2

This looks like the well-known and perfectly respectable dual-licensing model, with the small wrinkle that there are two proprietary licences: one zero-cost but usage-limited, and one paid-for and usage-unlimited. Dual-licensing models are well-known and well-understood in the free and proprietary software worlds; IANAL/IANYL, but I can't see any problems ...


3

You cannot overcome this limitation by changing the code a bit. The GPL specifically protects against this, and, arguably, it is the central idea of the GPL. Your only options are: Change your license, Ask the author if they will license their code to you under a different license, or Find or create an alternative implementation with a BSD-compatible ...


0

As I understand them, Contributor License Agreements do two things: Allow the curator to make certain decisions about what can be done with the project without needing to seek additional consent from all contributors, Help the curator ensure it has the legal right to distribute the project in the first place. You can think of a project that accepts ...


8

(a) if I am correct about GPL's original "motivation" No you are not correct about the motivation for creating the GPL. To quote Richard Stallman, the father of the GPL license: My work on free software is motivated by an idealistic goal: spreading freedom and cooperation. I want to encourage free software to spread, replacing proprietary ...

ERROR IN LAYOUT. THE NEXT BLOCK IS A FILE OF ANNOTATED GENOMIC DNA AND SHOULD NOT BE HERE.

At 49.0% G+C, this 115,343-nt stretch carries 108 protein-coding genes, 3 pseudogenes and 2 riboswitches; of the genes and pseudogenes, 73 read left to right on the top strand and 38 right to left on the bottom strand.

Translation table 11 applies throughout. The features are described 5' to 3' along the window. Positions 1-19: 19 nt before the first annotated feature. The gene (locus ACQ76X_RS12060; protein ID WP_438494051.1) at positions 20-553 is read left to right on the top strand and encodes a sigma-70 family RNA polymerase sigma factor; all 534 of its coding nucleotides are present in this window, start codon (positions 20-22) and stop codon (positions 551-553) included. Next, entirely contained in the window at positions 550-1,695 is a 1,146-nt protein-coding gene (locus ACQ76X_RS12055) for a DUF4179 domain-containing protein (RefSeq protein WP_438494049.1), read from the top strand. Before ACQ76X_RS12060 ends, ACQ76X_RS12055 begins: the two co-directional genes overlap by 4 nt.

1

I'm sorry to disagree publicly, but Bart's answer, while excellent in many respects, seems wrong in one: you may (and in my opinion should) put a GPL header in the files you acquired under PD but are now redistributing as part of your project. If you choose not to, you will need to make it clear that they are public domain, by adding a comparable "...


2

Question: How do I go about placing a GPL license notice in the file containing those [public domain] subroutines If the file only contains public domain code, then you should not add a GPL license notice nor a copyright line in the file. Instead, you should put a notice in the file that the contents are in the public domain. This does not conflict with the ...


4

Generally, a template, in the context how you appear to use it, is a bare-bones document that people can copy and flesh out with their own content. The template document gives some indications how the author of the template thinks such a document should be structured. As using such a template always starts with making a copy of it and then making changes to ...


0

You are missing an important point. It would be very difficult for Company A to get $1000/month from their customers just for using that software. Sure, Joe Client may not be technically literate to understand nor run it, but he could provide it to Bob competitor which will install it for him for a fraction of the cost (or Joe may have an in-house sysadmin ...


2

Can I, however, distribute bar under a license that says something along the lines of "Bar is distributed under the GPLv3, with the following exception: a non-source form of this work is under TFL". Not meaningfully. GPLv3 s6 says that "You may convey a covered work in object code form under the terms of sections 4 and 5", and s5c ...